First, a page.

Perhaps I didn’t make my point clearly enough when I commented on Mr. Pipes’ blog; but I hadn’t thought that someone as sophisticated as Daniel Pipes would need to be spoon-fed what is, after all, a fairly basic and standard bit of counter-terrorist reasoning. The point I was making was not that Mr. Pipes approves of anti-Moslem terrorism; his use of the term “barbarism” is clear enough even to a reader as obtuse as I. What is objectionable, though, is his call for British Moslems to soften their political rhetoric (assuming that this is what he means by “calling off their hordes before things get out of hand”) in response to terrorist threats against them, despite the fact that he consistently advises Western governments not to modify their policies and rhetoric in response to Moslem terrorist threats against the West. This kind of ideology-based inconsistency is terribly damaging to the fight against terrorism, and if Mr. Pipes has any aspirations to speak with authority on the subject, he needs to understand why.
Terrorism is politically-motivated violence against civilian targets. What is most important about this definition is that it does not distinguish between worthy and unworthy political goals: targeting civilians to further a political cause is terrorism (and is wrong) no matter how just the cause in which it is carried out. As soon as we begin to justify terrorism “in a good cause” (or relabel terror attacks as something more palatable like “resistance to occupation”) we’ve lost the battle against terror – since every cause is a good one in someone’s eyes. Instead of working to prevent civilians from being targeted by political violence, we’re stuck debating which political causes are worth killing for – and dying for.
If we intend to fight terrorism effectively, we need to banish from our thinking the notion of “provocation”. By writing that Islamist barbarism inevitably provokes anti-Moslem barbarism, Daniel Pipes in effect blames British Moslems (or at least their leaders) for any attacks carried out by British rightist “barbarians” against innocent British Moslems – and thus gives the rightists a license to kill. They aren’t committing acts of racist terrorism, after all – they’re simply responding to provocation.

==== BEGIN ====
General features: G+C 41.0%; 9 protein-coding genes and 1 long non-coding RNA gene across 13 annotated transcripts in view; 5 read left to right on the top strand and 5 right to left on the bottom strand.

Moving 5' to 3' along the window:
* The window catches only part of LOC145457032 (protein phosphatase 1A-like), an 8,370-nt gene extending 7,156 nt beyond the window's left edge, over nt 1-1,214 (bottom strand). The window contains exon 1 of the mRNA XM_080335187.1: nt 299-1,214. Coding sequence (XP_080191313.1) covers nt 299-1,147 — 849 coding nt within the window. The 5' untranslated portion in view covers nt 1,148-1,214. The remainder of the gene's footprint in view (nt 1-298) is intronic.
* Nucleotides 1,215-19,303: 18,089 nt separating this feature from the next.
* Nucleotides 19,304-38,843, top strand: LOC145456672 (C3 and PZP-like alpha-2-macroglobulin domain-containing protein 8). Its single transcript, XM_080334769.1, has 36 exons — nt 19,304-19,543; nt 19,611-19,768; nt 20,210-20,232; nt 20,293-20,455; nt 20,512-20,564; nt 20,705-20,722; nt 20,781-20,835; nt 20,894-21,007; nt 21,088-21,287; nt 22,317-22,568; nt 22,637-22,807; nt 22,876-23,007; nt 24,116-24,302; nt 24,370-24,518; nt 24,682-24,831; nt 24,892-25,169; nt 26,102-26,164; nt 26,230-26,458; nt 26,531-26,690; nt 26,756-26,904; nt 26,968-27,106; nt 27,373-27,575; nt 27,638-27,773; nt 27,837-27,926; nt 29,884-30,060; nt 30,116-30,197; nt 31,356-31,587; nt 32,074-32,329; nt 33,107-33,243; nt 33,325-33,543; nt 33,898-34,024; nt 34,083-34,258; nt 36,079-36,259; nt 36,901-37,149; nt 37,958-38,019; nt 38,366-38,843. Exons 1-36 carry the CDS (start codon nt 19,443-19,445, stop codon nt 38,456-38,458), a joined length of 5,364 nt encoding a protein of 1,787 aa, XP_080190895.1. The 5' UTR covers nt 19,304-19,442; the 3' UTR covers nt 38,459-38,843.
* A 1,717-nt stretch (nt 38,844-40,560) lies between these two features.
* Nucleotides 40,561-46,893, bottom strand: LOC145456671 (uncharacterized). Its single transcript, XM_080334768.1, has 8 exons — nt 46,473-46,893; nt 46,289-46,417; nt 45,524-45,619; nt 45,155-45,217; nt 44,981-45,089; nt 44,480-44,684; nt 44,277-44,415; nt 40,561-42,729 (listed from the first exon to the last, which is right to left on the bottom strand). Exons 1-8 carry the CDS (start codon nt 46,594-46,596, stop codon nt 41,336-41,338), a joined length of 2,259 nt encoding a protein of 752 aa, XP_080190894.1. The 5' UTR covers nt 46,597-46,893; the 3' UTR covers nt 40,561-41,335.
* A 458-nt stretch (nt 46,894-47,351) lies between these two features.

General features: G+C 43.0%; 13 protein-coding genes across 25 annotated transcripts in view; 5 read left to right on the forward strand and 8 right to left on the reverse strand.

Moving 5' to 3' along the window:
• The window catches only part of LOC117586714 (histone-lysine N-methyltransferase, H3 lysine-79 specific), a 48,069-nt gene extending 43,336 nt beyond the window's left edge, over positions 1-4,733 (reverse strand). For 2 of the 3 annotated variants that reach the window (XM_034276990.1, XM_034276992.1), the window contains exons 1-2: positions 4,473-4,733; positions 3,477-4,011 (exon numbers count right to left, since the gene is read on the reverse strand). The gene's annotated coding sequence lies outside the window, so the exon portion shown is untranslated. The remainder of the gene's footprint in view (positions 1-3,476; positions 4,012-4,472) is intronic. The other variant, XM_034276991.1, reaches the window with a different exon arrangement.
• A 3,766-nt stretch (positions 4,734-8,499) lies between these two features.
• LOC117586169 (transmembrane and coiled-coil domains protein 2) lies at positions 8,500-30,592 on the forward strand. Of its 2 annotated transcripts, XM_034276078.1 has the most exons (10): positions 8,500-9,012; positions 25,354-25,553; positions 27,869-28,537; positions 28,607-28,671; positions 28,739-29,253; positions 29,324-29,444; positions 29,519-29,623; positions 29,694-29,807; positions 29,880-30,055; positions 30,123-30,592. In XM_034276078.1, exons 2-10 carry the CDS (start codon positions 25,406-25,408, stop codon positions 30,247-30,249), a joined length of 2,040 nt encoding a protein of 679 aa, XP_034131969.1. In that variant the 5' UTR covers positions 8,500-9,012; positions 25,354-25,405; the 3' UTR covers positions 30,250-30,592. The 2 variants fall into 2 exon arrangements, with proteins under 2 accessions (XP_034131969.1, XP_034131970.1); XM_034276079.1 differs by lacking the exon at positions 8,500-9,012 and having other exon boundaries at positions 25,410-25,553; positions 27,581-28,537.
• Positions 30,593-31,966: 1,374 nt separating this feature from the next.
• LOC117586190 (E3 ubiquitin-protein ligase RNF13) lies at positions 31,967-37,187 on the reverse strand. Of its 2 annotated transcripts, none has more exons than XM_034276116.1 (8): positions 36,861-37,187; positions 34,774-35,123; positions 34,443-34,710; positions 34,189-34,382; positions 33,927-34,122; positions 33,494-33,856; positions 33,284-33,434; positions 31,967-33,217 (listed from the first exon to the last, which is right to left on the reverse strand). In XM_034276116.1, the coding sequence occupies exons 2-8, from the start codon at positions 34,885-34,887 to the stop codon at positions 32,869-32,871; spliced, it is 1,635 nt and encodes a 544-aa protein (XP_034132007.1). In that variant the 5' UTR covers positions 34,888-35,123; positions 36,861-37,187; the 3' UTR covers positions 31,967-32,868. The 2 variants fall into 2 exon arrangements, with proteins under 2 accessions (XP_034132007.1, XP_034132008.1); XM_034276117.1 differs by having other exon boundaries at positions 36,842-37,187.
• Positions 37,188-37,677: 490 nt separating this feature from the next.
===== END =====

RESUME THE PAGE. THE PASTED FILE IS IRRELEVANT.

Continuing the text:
The problem, of course, is that every terrorist on the planet justifies his actions this way. Nobody goes around killing noncombatant civilians just to relieve the boredom of modern life; terrorist movements are founded upon a sense of grievance, and responding to provocation sounds much more sympathetic than murdering the innocent or attacking people you don’t like just for the hell of it.
I don’t sympathize with the goals or tactics of Islamists, British or otherwise. But even if British Moslems are themselves sympathetic to Islamist terrorism, attacks against them are terror attacks, and should be condemned unreservedly. No discussion of “provocation” or “root causes” should be allowed to absolve terrorists of full responsibility for their deeds; terrorism is never “inevitable”, because there are always other ways of achieving political goals. No matter what the provocation, no matter what his grievance, the would-be terrorist must at some point decide that his political agenda is more important than the lives of his victims. It is precisely this dehumanization of the victim that enables terrorism to exist, and it is precisely this dehumanization of the victim that makes terrorism evil.
It’s very easy to condemn terrorism when the perpetrators are our enemies and the victims are our friends. But the true fight against terrorism requires us to oppose political violence against civilians even when the attacks are carried out by our dear friends against our sworn enemies; it requires us to defend our opponents’ right safely to hold and express opinions we find indefensible. This fight requires not only expertise, but also moral clarity and backbone. By falling into the trap of “provocation”, Daniel Pipes has shown that he’s not quite ready to be a true counter-terrorist.
(This post can also be found at the Guns and Butter Blog.)